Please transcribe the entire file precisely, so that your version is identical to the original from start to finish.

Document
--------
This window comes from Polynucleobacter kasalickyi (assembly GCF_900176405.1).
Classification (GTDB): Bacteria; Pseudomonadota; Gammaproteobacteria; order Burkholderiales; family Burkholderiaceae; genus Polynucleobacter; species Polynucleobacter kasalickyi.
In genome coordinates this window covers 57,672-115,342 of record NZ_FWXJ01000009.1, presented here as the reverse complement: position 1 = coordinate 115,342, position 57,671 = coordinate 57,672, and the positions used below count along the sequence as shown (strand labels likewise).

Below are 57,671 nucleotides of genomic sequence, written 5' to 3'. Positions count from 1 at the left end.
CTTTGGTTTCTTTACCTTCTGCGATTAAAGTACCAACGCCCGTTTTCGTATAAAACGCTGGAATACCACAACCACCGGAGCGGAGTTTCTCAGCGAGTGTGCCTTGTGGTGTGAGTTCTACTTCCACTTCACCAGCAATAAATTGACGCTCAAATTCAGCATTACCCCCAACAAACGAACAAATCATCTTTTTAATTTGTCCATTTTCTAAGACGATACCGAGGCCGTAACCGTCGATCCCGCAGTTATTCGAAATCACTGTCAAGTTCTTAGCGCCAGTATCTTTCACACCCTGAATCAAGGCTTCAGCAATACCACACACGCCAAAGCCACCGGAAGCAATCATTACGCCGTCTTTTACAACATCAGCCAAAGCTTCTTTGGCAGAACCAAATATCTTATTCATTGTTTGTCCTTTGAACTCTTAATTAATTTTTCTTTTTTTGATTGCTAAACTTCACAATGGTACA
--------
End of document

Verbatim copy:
This window comes from Polynucleobacter kasalickyi (assembly GCF_900176405.1).
Classification (GTDB): Bacteria; Pseudomonadota; Gammaproteobacteria; order Burkholderiales; family Burkholderiaceae; genus Polynucleobacter; species Polynucleobacter kasalickyi.
In genome coordinates this window covers 57,672-115,342 of record NZ_FWXJ01000009.1, presented here as the reverse complement: position 1 = coordinate 115,342, position 57,671 = coordinate 57,672, and the positions used below count along the sequence as shown (strand labels likewise).

Below are 57,671 nucleotides of genomic sequence, written 5' to 3'. Positions count from 1 at the left end.
CTTTGGTTTCTTTACCTTCTGCGATTAAAGTACCAACGCCCGTTTTCGTATAAAACGCTGGAATACCACAACCACCGGAGCGGAGTTTCTCAGCGAGTGTGCCTTGTGGTGTGAGTTCTACTTCCACTTCACCAGCAATAAATTGACGCTCAAATTCAGCATTACCCCCAACAAACGAACAAATCATCTTTTTAATTTGTCCATTTTCTAAGACGATACCGAGGCCGTAACCGTCGATCCCGCAGTTATTCGAAATCACTGTCAAGTTCTTAGCGCCAGTATCTTTCACACCCTGAATCAAGGCTTCAGCAATACCACACACGCCAAAGCCACCGGAAGCAATCATTACGCCGTCTTTTACAACATCAGCCAAAGCTTCTTTGGCAGAACCAAATATCTTATTCATTGTTTGTCCTTTGAACTCTTAATTAATTTTTCTTTTTTTGATTGCTAAACTTCACAATGGTACA